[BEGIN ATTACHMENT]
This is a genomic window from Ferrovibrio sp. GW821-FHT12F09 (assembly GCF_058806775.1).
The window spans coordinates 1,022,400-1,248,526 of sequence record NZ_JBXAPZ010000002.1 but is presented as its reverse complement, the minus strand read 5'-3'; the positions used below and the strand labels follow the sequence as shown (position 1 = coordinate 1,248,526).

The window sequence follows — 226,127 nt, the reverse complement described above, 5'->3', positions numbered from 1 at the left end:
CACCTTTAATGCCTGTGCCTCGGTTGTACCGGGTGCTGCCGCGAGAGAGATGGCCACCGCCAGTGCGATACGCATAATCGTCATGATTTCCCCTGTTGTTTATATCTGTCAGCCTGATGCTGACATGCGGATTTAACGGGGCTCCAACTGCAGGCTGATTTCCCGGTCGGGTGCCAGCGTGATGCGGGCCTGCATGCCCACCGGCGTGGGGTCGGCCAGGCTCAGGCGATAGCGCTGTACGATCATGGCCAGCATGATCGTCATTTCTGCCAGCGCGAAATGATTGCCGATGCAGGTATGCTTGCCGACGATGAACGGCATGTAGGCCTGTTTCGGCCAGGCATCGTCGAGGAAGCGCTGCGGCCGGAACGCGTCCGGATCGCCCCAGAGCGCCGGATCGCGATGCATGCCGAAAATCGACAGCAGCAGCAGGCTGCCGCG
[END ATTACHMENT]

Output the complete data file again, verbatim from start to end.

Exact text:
This is a genomic window from Ferrovibrio sp. GW821-FHT12F09 (assembly GCF_058806775.1).
The window spans coordinates 1,022,400-1,248,526 of sequence record NZ_JBXAPZ010000002.1 but is presented as its reverse complement, the minus strand read 5'-3'; the positions used below and the strand labels follow the sequence as shown (position 1 = coordinate 1,248,526).

The window sequence follows — 226,127 nt, the reverse complement described above, 5'->3', positions numbered from 1 at the left end:
CACCTTTAATGCCTGTGCCTCGGTTGTACCGGGTGCTGCCGCGAGAGAGATGGCCACCGCCAGTGCGATACGCATAATCGTCATGATTTCCCCTGTTGTTTATATCTGTCAGCCTGATGCTGACATGCGGATTTAACGGGGCTCCAACTGCAGGCTGATTTCCCGGTCGGGTGCCAGCGTGATGCGGGCCTGCATGCCCACCGGCGTGGGGTCGGCCAGGCTCAGGCGATAGCGCTGTACGATCATGGCCAGCATGATCGTCATTTCTGCCAGCGCGAAATGATTGCCGATGCAGGTATGCTTGCCGACGATGAACGGCATGTAGGCCTGTTTCGGCCAGGCATCGTCGAGGAAGCGCTGCGGCCGGAACGCGTCCGGATCGCCCCAGAGCGCCGGATCGCGATGCATGCCGAAAATCGACAGCAGCAGCAGGCTGCCGCG